As the Hempstead Town Board prepared to set a date for a public hearing on whether to designate a Franklin Square movie theater as a historic landmark, local activists gathered at the Franklin Square Library on July 30 to offer support for the application.
“This is really a community effort,” said Katherine Tarascio, a Franklin Square Civic Association member who helped lead the charge for landmark designation, adding that the theater “is really an asset for the Town of Hempstead.”
The Franklin Theatre was built in 1933 by Abraham Schwartz, an architect known for his “model tenement” buildings and movie theaters in Manhattan, Brooklyn and Queens, according to Tarascio. In its heyday, she said, movie-goers dressed up for the theater, where they could get dinnerware and stained glass for free, or win money on Bank Night.
Over the years, the theater underwent several renovations. In 1963, the flagpole and marquee were removed, and in 1980 the theater was expanded to make it a duplex. In 2001, light boxes advertising current movies were installed, and the building was painted maroon.
Still, Tarascio said, the original brickwork is visible, as are several of the Art Deco motifs. It is now one of only a few Art Deco structures still standing in the Town of Hempstead, and is believed to be the only Art Deco movie theater in the town.
“It really is part of a dwindling genre of buildings in the Town of Hempstead,” Tarascio said, explaining that it should be preserved to protect the history of Franklin Square and the town.
“When you preserve a building, you’re sort of incubating the small businesses around it,” she told the residents in the audience. “So if we demolish that building and put up . . . a box store, you’re sort of ruining that mom-and-pop shop aesthetic and environment that we have going on down there.”
The theater, on Hempstead Turnpike in Franklin Square’s downtown area, is owned by Nauman Hussain, who last year submitted plans to the town’s Board of Zoning Appeals to convert Synergy Fitness, an AT&T store and a jewelry store into a 658-unit storage facility. Those plans did not include the demolition of the movie theater, but Tarascio said she and other residents feared that once Bow Tie Cinema’s lease ends in three years, Hussain might demolish the theater to build a parking lot for the storage facility.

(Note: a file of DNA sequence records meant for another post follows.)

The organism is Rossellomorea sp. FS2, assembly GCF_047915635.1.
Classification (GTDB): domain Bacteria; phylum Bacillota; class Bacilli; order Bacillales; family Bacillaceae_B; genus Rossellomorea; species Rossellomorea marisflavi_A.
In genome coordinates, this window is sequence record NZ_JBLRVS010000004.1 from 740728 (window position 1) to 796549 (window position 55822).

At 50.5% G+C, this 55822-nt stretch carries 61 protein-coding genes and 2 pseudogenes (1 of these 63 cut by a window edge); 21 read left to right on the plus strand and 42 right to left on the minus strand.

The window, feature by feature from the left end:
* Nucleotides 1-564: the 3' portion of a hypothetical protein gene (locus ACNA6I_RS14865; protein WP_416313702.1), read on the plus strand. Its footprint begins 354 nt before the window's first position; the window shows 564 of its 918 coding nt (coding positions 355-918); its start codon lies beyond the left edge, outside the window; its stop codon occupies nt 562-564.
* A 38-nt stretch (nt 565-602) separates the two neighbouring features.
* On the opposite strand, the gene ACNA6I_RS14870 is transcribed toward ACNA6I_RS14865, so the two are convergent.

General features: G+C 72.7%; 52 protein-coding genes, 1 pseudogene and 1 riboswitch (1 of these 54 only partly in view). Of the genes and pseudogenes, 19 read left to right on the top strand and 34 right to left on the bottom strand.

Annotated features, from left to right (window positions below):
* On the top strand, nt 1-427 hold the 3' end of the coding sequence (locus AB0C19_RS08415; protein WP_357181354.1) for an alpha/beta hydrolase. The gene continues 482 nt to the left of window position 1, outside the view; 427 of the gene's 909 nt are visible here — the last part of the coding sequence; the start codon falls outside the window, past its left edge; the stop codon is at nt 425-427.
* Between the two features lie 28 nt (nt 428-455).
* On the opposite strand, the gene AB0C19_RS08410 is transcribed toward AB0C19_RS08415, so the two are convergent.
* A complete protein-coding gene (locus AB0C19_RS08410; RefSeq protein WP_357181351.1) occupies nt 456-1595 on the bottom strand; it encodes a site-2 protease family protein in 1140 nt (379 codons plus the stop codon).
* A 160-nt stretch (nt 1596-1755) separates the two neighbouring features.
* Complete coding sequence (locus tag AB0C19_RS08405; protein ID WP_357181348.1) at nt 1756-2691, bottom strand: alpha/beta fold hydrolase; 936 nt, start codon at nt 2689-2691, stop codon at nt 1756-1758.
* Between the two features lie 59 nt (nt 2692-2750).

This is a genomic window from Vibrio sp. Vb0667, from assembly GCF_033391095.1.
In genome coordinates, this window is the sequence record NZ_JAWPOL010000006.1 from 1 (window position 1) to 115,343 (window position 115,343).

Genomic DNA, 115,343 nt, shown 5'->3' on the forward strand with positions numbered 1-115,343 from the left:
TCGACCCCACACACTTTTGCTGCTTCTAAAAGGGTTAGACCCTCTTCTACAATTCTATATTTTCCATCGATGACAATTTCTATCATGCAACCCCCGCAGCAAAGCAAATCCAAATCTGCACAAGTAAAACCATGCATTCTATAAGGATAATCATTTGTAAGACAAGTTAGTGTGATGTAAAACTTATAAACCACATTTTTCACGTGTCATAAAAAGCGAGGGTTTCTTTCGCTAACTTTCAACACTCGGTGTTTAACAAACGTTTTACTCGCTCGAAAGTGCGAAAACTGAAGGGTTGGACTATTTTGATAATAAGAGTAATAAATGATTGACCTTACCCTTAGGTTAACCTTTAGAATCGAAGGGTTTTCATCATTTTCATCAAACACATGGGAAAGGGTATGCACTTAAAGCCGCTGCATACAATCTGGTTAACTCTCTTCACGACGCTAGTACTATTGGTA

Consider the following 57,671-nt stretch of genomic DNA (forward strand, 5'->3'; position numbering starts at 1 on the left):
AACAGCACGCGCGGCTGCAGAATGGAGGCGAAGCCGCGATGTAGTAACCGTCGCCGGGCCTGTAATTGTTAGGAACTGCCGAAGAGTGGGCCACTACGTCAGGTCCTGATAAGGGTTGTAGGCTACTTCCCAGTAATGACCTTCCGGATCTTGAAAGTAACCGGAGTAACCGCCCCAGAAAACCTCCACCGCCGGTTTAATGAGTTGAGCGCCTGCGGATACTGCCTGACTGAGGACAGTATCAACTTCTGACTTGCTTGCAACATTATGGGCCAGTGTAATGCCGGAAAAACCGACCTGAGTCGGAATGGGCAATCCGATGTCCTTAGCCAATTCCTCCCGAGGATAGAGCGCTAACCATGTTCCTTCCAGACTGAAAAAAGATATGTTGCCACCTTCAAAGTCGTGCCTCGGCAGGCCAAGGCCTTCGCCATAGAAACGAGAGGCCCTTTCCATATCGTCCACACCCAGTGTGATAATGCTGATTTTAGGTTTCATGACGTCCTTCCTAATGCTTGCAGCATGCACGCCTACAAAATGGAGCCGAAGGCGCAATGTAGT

To prevent that from happening, Tarascio and members of the Community League of South Garden City Inc. submitted an application for landmark status to the town’s Landmark Preservation Commission, which voted unanimously on Nov. 20 to proceed with a hearing on landmark status, and on July 21, Councilman Bruce Blakeman requested that the Town Board set a date in September for the public hearing. The zoning board cannot decide on the plans until the Town Board decides on the theater’s landmark status.
“When it became clear that the future of this historical building was in jeopardy, we needed to act quickly,” Blakeman said in a statement.
According to town code, however, the Town Board must decide on landmark status within 90 days of the Landmark Preservation Commission’s decision.
Mitchell Pitnick, counselor to Town Supervisor Laura Gillen, said that her office has reached out to the town attorney about the issue. While the application would not have to go through the entire approval process again, the commission may have to re-authorize its decision, he said.
Debbie Pugliese, from Blakeman’s office, also noted that the commission does not meet regularly over the summer, which giving the Town Board some leeway to approve projects.
“As soon as we knew about this, we put it on the calendar,” Pugliese said.
The Town Board was set to vote on a public hearing on Tuesday, after the Herald went to press. The public hearing would either be held on Sept. 3, at 10:30 a.m., or on Sept. 24, at 7 p.m., at Hempstead Town Hall.
In addition to the application to preserve the movie theater, Margaret Kelly, the president of the Garden City South Community League, submitted an application to the landmark commission to recognize the former Woolworth building as a historic landmark.
It was built in 1951, and although it is now the site of Synergy Fitness, it retains the Woolworth name on top of the building. Kelly also said that other former Woolworth buildings across the country have been granted historic status solely because they once housed Woolworth Department Stores, where shoppers could buy everything from household goods to food.
She said she submitted the application in response to news that a developer wanted to build a storage facility on the site, and said that while landmark status would not deter a developer from renting out the business, he or she would have to maintain the exterior of the building.
“We’re hoping that the hub of Franklin Square stay the hub of Franklin Square,” Kelly said, adding that she was confident that the commission would approve her application.